The moment that changed his life, says Manfred Hunziker, came 58 years ago in the winter of 1963 – shortly before 4 p.m. on a Thursday afternoon. The 23-year-old had signed up for a trip to IBM’s European research centre in Rüschlikon, an excursion organised by the ETH student association AMIV. The tour of the recently opened centre was impressive – particularly the computer in the basement. But the most memorable moment came over coffee, when an IBM team leader mentioned that the company was looking to fill a programming internship. Hunziker applied and got the job. In the months that followed, he not only gained valuable insights into the world of computers; he also acquired hands-on experience of the employer to whom he would remain loyal until his retirement in 2000 – though he would never have guessed that at the time.
Dipping into the unknown
After graduating from ETH as an electrical engineer, Hunziker left Zurich and headed across the Atlantic. “Engineers always like to have a goal to focus on,” he says. In his case, it was a Master of Science in Electrical Engineering at Georgia Tech, for which he was fortunate enough to receive a scholarship. Hunziker had worked hard at ETH, and he showed the same dedication in Atlanta. This was reflected in his grades, which made a positive impression on industry recruiters who visited Georgia Tech towards the end of the academic year. But what made his CV really stand out was his experience with computers, which was then uncommon and highly sought after. Hunziker was soon invited to interviews at various companies in the US. These included IBM, where the recruiter decided to forward Hunziker’s application to their Swiss subsidiary. “They ended up sending me an interesting offer for a job in customer service – right around the time I was starting to feel homesick,” says Hunziker. Everything fell into place.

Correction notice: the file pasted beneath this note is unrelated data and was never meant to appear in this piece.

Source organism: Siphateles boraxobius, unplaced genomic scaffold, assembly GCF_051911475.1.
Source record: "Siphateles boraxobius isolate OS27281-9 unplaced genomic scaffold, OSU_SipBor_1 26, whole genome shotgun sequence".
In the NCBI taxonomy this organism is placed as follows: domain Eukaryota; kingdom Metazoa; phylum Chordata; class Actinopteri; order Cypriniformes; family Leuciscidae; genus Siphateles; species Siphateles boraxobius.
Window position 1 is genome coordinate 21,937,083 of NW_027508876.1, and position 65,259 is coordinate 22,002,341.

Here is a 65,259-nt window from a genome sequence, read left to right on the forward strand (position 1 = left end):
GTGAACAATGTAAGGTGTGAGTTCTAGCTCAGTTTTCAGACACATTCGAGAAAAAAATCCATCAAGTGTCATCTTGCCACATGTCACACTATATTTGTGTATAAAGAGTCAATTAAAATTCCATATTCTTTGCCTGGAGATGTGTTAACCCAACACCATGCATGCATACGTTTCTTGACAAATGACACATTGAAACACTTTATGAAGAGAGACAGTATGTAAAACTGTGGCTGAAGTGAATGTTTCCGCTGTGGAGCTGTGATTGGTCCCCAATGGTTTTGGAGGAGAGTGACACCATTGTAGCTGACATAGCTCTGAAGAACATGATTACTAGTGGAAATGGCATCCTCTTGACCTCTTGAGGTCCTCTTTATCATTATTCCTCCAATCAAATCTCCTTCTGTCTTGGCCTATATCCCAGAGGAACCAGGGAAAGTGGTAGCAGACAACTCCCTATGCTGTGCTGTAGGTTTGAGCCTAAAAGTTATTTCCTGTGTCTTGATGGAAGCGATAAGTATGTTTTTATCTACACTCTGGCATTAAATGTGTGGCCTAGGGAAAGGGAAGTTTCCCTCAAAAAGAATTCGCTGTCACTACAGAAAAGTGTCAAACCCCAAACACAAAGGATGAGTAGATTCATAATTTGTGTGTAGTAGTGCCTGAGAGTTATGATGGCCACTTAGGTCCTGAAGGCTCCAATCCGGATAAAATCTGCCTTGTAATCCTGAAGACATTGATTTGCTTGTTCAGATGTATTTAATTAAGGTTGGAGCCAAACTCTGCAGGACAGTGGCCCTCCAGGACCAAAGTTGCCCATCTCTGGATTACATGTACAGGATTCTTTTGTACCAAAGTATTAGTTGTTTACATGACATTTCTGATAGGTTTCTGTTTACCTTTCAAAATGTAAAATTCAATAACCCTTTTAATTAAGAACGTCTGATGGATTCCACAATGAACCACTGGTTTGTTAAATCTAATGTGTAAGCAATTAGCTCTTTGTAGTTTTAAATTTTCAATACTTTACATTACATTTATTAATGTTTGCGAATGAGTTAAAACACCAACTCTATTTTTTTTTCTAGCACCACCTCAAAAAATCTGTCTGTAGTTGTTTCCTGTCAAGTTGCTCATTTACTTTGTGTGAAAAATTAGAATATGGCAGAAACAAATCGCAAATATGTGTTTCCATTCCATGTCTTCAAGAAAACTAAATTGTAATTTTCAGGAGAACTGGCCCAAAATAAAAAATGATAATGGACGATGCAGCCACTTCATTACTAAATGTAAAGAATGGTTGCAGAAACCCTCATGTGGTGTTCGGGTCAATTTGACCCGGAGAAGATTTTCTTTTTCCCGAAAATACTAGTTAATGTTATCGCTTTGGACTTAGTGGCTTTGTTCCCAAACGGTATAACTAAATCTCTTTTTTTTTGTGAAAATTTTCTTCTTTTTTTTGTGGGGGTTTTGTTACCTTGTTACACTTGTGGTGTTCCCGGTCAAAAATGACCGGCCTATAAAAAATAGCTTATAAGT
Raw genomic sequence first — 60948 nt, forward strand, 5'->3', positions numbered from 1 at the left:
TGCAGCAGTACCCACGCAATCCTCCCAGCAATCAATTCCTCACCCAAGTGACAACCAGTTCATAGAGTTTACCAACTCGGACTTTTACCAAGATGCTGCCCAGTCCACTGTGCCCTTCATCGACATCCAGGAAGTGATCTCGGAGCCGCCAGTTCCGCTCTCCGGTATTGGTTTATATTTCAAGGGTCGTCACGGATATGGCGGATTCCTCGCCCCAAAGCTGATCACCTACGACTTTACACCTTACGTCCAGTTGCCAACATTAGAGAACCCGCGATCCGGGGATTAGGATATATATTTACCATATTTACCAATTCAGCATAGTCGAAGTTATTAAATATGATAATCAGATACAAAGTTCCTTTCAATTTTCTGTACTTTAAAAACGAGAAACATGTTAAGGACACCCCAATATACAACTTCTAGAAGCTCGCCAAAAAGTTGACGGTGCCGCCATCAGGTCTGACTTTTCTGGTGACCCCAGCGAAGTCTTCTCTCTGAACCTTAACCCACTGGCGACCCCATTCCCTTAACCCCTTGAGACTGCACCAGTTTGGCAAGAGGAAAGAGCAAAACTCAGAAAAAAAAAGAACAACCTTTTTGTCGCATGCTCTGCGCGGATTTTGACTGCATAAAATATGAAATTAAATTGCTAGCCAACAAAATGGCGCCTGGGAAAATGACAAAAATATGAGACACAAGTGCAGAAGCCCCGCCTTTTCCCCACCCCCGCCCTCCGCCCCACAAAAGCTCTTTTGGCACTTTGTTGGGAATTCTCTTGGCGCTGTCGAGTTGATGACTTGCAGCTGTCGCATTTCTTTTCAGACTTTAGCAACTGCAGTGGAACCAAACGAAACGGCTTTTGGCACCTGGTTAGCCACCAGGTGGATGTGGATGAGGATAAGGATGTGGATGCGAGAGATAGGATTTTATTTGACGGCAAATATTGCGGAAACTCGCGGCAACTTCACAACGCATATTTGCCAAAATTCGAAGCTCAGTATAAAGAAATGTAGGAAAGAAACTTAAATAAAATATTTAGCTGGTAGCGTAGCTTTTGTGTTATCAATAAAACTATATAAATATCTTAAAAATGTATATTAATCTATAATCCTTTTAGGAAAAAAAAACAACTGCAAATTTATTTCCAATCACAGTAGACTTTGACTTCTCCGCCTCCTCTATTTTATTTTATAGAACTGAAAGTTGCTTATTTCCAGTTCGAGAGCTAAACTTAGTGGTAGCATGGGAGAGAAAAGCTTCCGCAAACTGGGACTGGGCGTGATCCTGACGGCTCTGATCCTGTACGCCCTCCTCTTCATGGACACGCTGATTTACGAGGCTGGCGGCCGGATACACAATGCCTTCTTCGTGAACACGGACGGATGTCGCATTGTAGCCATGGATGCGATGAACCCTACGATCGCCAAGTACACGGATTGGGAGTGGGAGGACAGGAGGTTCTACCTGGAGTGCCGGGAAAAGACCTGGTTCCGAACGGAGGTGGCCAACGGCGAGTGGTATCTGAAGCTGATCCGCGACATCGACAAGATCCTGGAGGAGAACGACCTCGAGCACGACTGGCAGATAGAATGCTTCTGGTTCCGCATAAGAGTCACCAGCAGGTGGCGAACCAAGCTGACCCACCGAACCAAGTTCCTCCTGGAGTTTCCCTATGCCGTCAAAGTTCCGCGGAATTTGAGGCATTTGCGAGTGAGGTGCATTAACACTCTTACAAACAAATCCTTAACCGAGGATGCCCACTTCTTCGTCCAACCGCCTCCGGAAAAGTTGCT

When asked what he learned from his time at university, Hunziker emphasizes the personal aspects: he recalls being something of a country bumpkin, and it was only when he arrived at ETH that he started mixing with more people and finding his feet in different circles. That meant not only Friday-night beers on Bahnhofstrasse, but also working as publishing director in the student association – and even taking the occasional plunge into student activism. When the umbrella organisation of the ETH students’ association tried to impose a levy of 6 Swiss francs to fund a mountain lodge in Klosters, Hunziker and his association opposed it. Hunziker produced a leaflet entitled “Where’s your money going?”, and that, together with a petition, was enough to stop the compulsory levy in its tracks. Today, at 81, he still sees fellow students who were involved in that particular protest; many of them would egg him on to fight for some cause or other, he recalls with a smile. They still meet twice a year for a leisurely meal in a cosy restaurant. The group has gradually shrunk as its members have got older, says Hunziker, but a good dozen of them get together on a fairly regular basis – “to reminisce about the old days”. Nowadays, Hunziker provides financial support via ETH Foundation for Excellence Scholarships at ETH, no doubt recalling the time when ETH helped him with a scholarship for his own Master’s degree in the US.